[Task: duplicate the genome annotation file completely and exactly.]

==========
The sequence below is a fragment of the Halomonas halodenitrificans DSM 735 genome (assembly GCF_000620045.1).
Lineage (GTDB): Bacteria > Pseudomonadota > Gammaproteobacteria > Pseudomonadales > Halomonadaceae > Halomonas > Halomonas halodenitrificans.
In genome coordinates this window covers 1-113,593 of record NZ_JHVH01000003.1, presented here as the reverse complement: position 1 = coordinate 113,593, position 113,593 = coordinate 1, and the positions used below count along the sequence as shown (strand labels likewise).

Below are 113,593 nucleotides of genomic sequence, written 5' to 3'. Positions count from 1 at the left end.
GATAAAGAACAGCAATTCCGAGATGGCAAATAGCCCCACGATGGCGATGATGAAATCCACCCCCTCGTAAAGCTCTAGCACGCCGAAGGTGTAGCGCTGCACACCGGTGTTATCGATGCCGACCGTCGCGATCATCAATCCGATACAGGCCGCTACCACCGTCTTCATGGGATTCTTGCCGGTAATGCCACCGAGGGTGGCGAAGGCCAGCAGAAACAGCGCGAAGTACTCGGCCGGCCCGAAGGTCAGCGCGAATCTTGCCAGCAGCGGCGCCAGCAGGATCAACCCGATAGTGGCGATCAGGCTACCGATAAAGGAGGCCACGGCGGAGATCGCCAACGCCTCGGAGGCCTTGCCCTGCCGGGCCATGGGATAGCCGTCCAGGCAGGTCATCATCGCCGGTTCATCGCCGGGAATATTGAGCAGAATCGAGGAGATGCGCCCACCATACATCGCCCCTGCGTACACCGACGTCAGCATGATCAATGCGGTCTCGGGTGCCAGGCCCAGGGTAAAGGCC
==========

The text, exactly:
The sequence below is a fragment of the Halomonas halodenitrificans DSM 735 genome (assembly GCF_000620045.1).
Lineage (GTDB): Bacteria > Pseudomonadota > Gammaproteobacteria > Pseudomonadales > Halomonadaceae > Halomonas > Halomonas halodenitrificans.
In genome coordinates this window covers 1-113,593 of record NZ_JHVH01000003.1, presented here as the reverse complement: position 1 = coordinate 113,593, position 113,593 = coordinate 1, and the positions used below count along the sequence as shown (strand labels likewise).

Below are 113,593 nucleotides of genomic sequence, written 5' to 3'. Positions count from 1 at the left end.
GATAAAGAACAGCAATTCCGAGATGGCAAATAGCCCCACGATGGCGATGATGAAATCCACCCCCTCGTAAAGCTCTAGCACGCCGAAGGTGTAGCGCTGCACACCGGTGTTATCGATGCCGACCGTCGCGATCATCAATCCGATACAGGCCGCTACCACCGTCTTCATGGGATTCTTGCCGGTAATGCCACCGAGGGTGGCGAAGGCCAGCAGAAACAGCGCGAAGTACTCGGCCGGCCCGAAGGTCAGCGCGAATCTTGCCAGCAGCGGCGCCAGCAGGATCAACCCGATAGTGGCGATCAGGCTACCGATAAAGGAGGCCACGGCGGAGATCGCCAACGCCTCGGAGGCCTTGCCCTGCCGGGCCATGGGATAGCCGTCCAGGCAGGTCATCATCGCCGGTTCATCGCCGGGAATATTGAGCAGAATCGAGGAGATGCGCCCACCATACATCGCCCCTGCGTACACCGACGTCAGCATGATCAATGCGGTCTCGGGTGCCAGGCCCAGGGTAAAGGCC